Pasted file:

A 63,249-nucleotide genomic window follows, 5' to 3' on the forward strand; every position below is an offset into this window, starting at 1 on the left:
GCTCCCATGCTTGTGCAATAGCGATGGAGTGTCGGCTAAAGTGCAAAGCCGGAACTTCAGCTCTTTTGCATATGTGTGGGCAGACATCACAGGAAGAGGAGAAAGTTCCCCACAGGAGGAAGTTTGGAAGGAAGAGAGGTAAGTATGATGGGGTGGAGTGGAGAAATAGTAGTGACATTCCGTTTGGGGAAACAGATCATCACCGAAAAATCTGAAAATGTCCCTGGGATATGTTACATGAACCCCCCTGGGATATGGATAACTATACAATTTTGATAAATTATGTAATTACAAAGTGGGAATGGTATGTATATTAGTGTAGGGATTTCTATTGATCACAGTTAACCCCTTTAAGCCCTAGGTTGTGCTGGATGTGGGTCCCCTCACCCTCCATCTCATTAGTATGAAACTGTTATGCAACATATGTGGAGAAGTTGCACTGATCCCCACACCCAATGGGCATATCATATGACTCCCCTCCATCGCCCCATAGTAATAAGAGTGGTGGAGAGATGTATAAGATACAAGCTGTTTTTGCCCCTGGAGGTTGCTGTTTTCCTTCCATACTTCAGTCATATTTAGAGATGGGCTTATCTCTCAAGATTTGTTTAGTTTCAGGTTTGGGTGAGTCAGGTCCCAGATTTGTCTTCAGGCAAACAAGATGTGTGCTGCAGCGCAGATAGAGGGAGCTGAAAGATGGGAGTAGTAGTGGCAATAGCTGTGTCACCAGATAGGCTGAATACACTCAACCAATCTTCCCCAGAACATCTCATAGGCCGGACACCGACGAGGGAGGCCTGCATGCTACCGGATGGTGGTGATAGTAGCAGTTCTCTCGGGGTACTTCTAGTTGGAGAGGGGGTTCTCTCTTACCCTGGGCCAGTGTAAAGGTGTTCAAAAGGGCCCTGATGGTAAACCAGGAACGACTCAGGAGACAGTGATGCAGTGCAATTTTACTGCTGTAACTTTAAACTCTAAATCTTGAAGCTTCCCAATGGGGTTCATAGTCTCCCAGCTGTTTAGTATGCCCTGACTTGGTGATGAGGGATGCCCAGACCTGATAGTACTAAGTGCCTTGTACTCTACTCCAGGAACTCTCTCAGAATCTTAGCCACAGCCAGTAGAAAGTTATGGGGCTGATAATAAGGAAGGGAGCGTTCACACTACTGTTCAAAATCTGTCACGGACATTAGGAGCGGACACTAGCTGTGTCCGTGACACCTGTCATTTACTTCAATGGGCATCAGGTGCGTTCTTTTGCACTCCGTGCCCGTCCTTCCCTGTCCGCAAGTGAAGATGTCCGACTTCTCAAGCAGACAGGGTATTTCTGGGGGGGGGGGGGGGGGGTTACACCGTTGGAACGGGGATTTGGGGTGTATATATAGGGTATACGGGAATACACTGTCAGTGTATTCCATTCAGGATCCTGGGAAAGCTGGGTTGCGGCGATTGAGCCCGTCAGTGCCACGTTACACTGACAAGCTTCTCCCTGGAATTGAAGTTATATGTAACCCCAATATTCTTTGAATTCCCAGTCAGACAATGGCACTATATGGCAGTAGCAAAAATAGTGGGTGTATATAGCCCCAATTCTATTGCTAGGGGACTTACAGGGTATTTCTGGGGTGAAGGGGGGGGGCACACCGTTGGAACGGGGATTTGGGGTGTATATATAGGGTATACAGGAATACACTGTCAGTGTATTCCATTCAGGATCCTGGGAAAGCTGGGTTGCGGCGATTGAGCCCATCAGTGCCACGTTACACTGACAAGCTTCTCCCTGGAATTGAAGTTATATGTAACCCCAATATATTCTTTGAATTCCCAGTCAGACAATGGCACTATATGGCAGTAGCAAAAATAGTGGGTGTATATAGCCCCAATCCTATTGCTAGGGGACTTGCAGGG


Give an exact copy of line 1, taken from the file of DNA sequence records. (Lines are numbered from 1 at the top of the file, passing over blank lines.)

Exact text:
A 63,249-nucleotide genomic window follows, 5' to 3' on the forward strand; every position below is an offset into this window, starting at 1 on the left: